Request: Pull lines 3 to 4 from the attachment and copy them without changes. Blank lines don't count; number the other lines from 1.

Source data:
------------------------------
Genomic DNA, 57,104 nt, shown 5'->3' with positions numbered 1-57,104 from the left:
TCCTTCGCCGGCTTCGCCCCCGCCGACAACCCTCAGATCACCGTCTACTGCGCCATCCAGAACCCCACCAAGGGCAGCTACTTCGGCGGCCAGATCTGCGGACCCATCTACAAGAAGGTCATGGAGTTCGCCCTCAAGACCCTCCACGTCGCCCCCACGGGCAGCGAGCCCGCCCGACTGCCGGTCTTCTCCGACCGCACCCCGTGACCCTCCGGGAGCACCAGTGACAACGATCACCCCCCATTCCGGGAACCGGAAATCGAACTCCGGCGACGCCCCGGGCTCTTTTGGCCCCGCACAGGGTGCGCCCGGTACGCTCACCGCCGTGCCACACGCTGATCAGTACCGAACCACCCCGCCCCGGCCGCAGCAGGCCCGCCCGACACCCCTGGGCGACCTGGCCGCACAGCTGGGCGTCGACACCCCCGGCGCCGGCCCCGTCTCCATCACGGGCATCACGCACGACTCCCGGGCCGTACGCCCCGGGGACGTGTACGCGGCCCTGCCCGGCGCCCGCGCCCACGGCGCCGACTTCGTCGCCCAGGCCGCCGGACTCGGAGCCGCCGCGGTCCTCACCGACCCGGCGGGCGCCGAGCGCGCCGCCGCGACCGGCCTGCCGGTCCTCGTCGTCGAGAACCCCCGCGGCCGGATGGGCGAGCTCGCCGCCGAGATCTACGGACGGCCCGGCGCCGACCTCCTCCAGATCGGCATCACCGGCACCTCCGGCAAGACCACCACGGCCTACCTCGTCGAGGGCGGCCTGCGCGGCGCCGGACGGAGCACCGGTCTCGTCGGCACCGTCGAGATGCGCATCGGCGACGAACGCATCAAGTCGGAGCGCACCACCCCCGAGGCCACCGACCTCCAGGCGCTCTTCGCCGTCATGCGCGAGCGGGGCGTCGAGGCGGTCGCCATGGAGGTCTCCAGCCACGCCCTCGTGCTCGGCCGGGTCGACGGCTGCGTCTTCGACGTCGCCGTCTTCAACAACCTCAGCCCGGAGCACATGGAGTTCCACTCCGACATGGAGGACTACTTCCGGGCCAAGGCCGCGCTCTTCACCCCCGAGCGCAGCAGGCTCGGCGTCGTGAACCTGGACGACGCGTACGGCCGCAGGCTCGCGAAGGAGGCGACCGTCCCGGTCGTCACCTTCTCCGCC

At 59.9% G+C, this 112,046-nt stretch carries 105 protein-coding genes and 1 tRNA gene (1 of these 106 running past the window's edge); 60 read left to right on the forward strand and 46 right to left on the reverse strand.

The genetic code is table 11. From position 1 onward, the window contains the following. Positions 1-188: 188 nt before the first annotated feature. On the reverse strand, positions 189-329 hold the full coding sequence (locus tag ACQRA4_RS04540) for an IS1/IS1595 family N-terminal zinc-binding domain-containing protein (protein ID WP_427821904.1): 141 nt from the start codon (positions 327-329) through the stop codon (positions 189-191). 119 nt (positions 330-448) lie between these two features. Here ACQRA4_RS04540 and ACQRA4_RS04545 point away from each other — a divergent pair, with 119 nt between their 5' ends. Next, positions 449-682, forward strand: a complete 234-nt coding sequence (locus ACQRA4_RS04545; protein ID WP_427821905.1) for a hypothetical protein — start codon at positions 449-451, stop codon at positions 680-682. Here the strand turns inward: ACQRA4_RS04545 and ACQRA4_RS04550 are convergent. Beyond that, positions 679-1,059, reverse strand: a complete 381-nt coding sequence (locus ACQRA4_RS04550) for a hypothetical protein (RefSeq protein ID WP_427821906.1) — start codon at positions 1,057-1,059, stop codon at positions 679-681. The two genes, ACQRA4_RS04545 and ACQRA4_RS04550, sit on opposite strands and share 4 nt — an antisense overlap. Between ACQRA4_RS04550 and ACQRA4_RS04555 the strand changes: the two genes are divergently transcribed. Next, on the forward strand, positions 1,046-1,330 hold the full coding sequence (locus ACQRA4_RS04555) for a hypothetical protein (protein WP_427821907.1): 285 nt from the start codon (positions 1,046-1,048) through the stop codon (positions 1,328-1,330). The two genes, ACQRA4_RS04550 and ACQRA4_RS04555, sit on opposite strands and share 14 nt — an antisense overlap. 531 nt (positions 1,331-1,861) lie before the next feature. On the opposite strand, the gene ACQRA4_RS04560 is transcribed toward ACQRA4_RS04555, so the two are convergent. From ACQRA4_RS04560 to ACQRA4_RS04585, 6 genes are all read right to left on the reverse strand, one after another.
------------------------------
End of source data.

At 59.9% G+C, this 112,046-nt stretch carries 105 protein-coding genes and 1 tRNA gene (1 of these 106 running past the window's edge); 60 read left to right on the forward strand and 46 right to left on the reverse strand.

The genetic code is table 11. From position 1 onward, the window contains the following. Positions 1-188: 188 nt before the first annotated feature. On the reverse strand, positions 189-329 hold the full coding sequence (locus tag ACQRA4_RS04540) for an IS1/IS1595 family N-terminal zinc-binding domain-containing protein (protein ID WP_427821904.1): 141 nt from the start codon (positions 327-329) through the stop codon (positions 189-191). 119 nt (positions 330-448) lie between these two features. Here ACQRA4_RS04540 and ACQRA4_RS04545 point away from each other — a divergent pair, with 119 nt between their 5' ends. Next, positions 449-682, forward strand: a complete 234-nt coding sequence (locus ACQRA4_RS04545; protein ID WP_427821905.1) for a hypothetical protein — start codon at positions 449-451, stop codon at positions 680-682. Here the strand turns inward: ACQRA4_RS04545 and ACQRA4_RS04550 are convergent. Beyond that, positions 679-1,059, reverse strand: a complete 381-nt coding sequence (locus ACQRA4_RS04550) for a hypothetical protein (RefSeq protein ID WP_427821906.1) — start codon at positions 1,057-1,059, stop codon at positions 679-681. The two genes, ACQRA4_RS04545 and ACQRA4_RS04550, sit on opposite strands and share 4 nt — an antisense overlap. Between ACQRA4_RS04550 and ACQRA4_RS04555 the strand changes: the two genes are divergently transcribed. Next, on the forward strand, positions 1,046-1,330 hold the full coding sequence (locus ACQRA4_RS04555) for a hypothetical protein (protein WP_427821907.1): 285 nt from the start codon (positions 1,046-1,048) through the stop codon (positions 1,328-1,330). The two genes, ACQRA4_RS04550 and ACQRA4_RS04555, sit on opposite strands and share 14 nt — an antisense overlap. 531 nt (positions 1,331-1,861) lie before the next feature. On the opposite strand, the gene ACQRA4_RS04560 is transcribed toward ACQRA4_RS04555, so the two are convergent. From ACQRA4_RS04560 to ACQRA4_RS04585, 6 genes are all read right to left on the reverse strand, one after another.